Monthly Archives: April 2013

Digital Public Library of America Launched




Offering a single point of access to millions of items—photographs, manuscripts, books, sounds, moving images, and more—from libraries, archives, and museums around the United States, the Digital Public Library of America has officially launched. Users can browse and search the DPLA’s collections by timeline, map, format, and topic; save items to customized lists; and share their lists with others.

For more information, please see the FAQ.

The DPLA joins the Internet Archive and HathiTrust in exponentially expanding our access to rich collections throughout the world. The Ames Library will be linking this new digital collection on our library home page.

Database Updates

Several of our databases will be unavailable due to routine vendor updates and maintenance.  If you encounter any issues post-updates, please don’t hesitate to contact the Help@Ames Desk at x3900.


Offline April 17, 5 am – 6 am

Chicago Tribune (both Current and Historical)
Environmental Sciences Collection
National Newspapers Premier
New York Times (Historical)
PAIS International


April 16, 2013

According to the ArtSTOR website, an upgrade to the ArtSTOR database will eliminate the need for Java in the ARTstor Digital Library and single image downloads will be delivered in Zip files due to the recent recommendation from the Department of Homeland Security that Java poses a potential security risk.

Many versions of Windows come equipped with a built in zip program, but if you need to install a program on your PC, ARTstor recommends 7-Zip, available free at Mac users will not need to install software to handle zip files as it is already built into OS X. If you experience any difficulties, please clear the cache on your browser and restart your Web browser. If you continue to experience difficulties, please do not hesitate to contact User Services at  For more information, please see the ARTstor blog.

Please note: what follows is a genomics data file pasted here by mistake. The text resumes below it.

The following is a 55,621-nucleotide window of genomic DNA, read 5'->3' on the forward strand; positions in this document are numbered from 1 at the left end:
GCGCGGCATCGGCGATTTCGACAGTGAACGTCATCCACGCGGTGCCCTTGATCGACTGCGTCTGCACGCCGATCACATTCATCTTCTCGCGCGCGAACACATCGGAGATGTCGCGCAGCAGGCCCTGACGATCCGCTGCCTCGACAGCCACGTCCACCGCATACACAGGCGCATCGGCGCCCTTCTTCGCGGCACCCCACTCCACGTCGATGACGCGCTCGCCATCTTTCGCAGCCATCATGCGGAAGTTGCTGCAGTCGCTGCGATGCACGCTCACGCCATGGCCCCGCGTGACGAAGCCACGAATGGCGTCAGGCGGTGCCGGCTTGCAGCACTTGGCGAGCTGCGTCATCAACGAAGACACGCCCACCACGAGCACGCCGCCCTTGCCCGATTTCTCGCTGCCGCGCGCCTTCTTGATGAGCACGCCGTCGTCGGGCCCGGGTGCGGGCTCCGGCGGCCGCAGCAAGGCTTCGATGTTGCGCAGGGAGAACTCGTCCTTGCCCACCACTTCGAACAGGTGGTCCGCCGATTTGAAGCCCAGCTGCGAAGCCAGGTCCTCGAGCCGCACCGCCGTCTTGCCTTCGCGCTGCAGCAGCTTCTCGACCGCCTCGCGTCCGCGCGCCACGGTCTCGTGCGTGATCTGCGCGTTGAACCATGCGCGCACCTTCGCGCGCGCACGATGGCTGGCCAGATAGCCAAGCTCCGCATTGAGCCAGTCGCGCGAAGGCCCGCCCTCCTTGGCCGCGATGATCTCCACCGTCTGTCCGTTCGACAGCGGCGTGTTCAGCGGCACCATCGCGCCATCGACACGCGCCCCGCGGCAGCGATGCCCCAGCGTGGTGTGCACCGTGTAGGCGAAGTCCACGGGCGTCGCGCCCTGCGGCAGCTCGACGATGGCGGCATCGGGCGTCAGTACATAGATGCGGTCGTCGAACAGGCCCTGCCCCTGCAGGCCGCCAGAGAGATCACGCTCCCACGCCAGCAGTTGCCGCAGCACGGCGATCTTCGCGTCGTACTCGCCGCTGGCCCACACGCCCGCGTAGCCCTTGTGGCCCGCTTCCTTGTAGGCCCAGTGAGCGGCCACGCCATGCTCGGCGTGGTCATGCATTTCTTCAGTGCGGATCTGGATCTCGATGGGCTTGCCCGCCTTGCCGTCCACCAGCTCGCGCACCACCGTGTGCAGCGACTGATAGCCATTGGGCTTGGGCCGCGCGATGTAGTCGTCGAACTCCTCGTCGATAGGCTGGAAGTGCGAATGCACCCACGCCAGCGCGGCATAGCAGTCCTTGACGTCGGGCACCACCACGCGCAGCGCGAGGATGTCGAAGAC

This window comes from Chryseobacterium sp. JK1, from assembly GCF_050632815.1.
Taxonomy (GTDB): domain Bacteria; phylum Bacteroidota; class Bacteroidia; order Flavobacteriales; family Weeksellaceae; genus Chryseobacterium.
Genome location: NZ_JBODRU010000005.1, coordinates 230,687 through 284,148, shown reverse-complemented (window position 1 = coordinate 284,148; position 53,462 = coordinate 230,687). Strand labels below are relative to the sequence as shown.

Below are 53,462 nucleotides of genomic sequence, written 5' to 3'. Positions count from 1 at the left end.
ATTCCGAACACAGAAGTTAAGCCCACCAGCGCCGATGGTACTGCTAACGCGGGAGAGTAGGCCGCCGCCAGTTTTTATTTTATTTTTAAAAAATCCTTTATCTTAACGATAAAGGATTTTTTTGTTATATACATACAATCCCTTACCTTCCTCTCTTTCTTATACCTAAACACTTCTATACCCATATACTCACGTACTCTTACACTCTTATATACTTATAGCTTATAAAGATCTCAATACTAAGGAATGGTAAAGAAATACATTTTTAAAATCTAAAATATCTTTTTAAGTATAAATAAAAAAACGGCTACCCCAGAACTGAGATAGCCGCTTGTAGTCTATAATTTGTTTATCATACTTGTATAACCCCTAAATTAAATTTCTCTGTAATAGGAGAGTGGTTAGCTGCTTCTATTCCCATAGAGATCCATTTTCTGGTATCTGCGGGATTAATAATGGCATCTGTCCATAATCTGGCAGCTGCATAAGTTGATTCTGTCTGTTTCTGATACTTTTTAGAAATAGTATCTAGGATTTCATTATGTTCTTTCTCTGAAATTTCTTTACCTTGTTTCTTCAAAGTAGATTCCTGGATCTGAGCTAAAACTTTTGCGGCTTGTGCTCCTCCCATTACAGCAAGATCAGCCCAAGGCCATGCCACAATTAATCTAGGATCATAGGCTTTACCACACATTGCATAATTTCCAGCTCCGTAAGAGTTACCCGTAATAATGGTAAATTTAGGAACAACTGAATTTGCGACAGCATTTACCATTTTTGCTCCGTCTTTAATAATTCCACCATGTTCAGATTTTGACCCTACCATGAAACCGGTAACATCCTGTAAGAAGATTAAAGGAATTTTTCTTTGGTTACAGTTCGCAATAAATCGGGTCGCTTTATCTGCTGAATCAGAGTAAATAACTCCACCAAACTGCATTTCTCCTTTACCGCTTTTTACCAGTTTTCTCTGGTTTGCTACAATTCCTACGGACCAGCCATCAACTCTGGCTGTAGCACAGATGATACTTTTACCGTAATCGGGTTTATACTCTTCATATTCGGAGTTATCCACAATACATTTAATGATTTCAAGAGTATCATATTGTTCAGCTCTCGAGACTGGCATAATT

“WORDS OF” Sculpture

Kersten art piece “WORDS OF” 

 by James Dean Kersten

A unique multimedia sculpture, composed of spent bullet casings and upcycled computer keys, is being showcased on the entry level of the library, near the Human Rights   Cluster wall. Local sculptor Jim Kersten hopes his piece will raise awareness in favor of civility.

Says Kersten, “A word, in many ways, is like a bullet. Once it is spoken, it truly cannot be retracted. Spoken harshly or thoughtlessly, a word can leave a wound or a scar. And  no matter how hard you try to take it back… you simply can’t.”

The sculpture encourages our campus community to write on a small piece of paper a short message of forgiveness to anyone who has received an unkind word. The paper is then rolled up and placed inside one of the bullet casings.

#Here at IWU students are promoting the message of the sculpture and encourage everyone to take part in filling the casings with words of compassion and forgiveness.

The piece will be on display through graduation on May 5.

More Pembroke windows (sort of)

pembroke closeup   Check out the latest news on the amazing
stained glass pieces in The Ames Library’s
4th floor!

Under Construction

Screen Shot 2013-04-01 at 9.08.41 AM Please excuse the noise – our front steps are under repair.  After ten years in Midwest winters and summers, the tiles needed some touch-ups.

Plus, we’re adding special, high-tech sensors that will alert us if students entering the building are in need of caffeine, sleep or food.  The alerts will trigger a set of mini-robots    to bring the students coffee, or a soft pillow, or chicken noodle soup (vegetarian options also available).  We’re piloting the program through finals, and then will assess the project based on feedback from our users.  It’s all part of the Ames tradition of supporting students however and whenever they need it!